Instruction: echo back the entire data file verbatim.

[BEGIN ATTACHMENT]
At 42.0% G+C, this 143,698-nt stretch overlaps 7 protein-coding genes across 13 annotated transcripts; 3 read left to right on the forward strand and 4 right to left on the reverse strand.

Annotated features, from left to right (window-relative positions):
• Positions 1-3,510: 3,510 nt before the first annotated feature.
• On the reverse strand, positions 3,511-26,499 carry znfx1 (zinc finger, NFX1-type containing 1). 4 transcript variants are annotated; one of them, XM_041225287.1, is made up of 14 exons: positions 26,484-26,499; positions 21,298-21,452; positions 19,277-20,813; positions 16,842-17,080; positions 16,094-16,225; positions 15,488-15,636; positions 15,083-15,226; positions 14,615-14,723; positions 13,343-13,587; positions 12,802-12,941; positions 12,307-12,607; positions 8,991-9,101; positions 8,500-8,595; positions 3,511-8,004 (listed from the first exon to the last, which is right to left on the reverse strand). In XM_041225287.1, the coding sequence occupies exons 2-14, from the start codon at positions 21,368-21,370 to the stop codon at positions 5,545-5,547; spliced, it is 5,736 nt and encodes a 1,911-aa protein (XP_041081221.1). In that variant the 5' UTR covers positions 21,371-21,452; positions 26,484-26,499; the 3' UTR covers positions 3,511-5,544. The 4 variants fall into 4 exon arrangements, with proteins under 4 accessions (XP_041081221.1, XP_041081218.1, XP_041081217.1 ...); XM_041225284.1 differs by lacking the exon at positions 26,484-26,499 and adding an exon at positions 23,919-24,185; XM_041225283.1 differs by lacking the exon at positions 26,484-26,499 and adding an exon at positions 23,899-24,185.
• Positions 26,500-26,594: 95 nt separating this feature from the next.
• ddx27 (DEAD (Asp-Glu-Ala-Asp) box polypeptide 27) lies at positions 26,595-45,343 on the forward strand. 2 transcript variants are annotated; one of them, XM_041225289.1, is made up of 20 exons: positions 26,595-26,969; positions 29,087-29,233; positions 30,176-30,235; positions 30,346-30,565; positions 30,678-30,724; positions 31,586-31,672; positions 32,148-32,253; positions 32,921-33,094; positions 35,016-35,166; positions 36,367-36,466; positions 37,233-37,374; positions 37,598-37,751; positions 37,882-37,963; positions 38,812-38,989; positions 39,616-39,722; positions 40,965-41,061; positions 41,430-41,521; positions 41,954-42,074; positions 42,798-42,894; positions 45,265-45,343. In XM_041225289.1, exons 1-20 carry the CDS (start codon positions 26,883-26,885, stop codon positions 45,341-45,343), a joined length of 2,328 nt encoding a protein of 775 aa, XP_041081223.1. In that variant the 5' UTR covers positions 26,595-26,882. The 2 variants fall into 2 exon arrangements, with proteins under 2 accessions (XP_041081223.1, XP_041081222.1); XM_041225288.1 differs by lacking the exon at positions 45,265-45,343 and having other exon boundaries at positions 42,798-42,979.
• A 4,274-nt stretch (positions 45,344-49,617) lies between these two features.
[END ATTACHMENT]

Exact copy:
At 42.0% G+C, this 143,698-nt stretch overlaps 7 protein-coding genes across 13 annotated transcripts; 3 read left to right on the forward strand and 4 right to left on the reverse strand.

Annotated features, from left to right (window-relative positions):
• Positions 1-3,510: 3,510 nt before the first annotated feature.
• On the reverse strand, positions 3,511-26,499 carry znfx1 (zinc finger, NFX1-type containing 1). 4 transcript variants are annotated; one of them, XM_041225287.1, is made up of 14 exons: positions 26,484-26,499; positions 21,298-21,452; positions 19,277-20,813; positions 16,842-17,080; positions 16,094-16,225; positions 15,488-15,636; positions 15,083-15,226; positions 14,615-14,723; positions 13,343-13,587; positions 12,802-12,941; positions 12,307-12,607; positions 8,991-9,101; positions 8,500-8,595; positions 3,511-8,004 (listed from the first exon to the last, which is right to left on the reverse strand). In XM_041225287.1, the coding sequence occupies exons 2-14, from the start codon at positions 21,368-21,370 to the stop codon at positions 5,545-5,547; spliced, it is 5,736 nt and encodes a 1,911-aa protein (XP_041081221.1). In that variant the 5' UTR covers positions 21,371-21,452; positions 26,484-26,499; the 3' UTR covers positions 3,511-5,544. The 4 variants fall into 4 exon arrangements, with proteins under 4 accessions (XP_041081221.1, XP_041081218.1, XP_041081217.1 ...); XM_041225284.1 differs by lacking the exon at positions 26,484-26,499 and adding an exon at positions 23,919-24,185; XM_041225283.1 differs by lacking the exon at positions 26,484-26,499 and adding an exon at positions 23,899-24,185.
• Positions 26,500-26,594: 95 nt separating this feature from the next.
• ddx27 (DEAD (Asp-Glu-Ala-Asp) box polypeptide 27) lies at positions 26,595-45,343 on the forward strand. 2 transcript variants are annotated; one of them, XM_041225289.1, is made up of 20 exons: positions 26,595-26,969; positions 29,087-29,233; positions 30,176-30,235; positions 30,346-30,565; positions 30,678-30,724; positions 31,586-31,672; positions 32,148-32,253; positions 32,921-33,094; positions 35,016-35,166; positions 36,367-36,466; positions 37,233-37,374; positions 37,598-37,751; positions 37,882-37,963; positions 38,812-38,989; positions 39,616-39,722; positions 40,965-41,061; positions 41,430-41,521; positions 41,954-42,074; positions 42,798-42,894; positions 45,265-45,343. In XM_041225289.1, exons 1-20 carry the CDS (start codon positions 26,883-26,885, stop codon positions 45,341-45,343), a joined length of 2,328 nt encoding a protein of 775 aa, XP_041081223.1. In that variant the 5' UTR covers positions 26,595-26,882. The 2 variants fall into 2 exon arrangements, with proteins under 2 accessions (XP_041081223.1, XP_041081222.1); XM_041225288.1 differs by lacking the exon at positions 45,265-45,343 and having other exon boundaries at positions 42,798-42,979.
• A 4,274-nt stretch (positions 45,344-49,617) lies between these two features.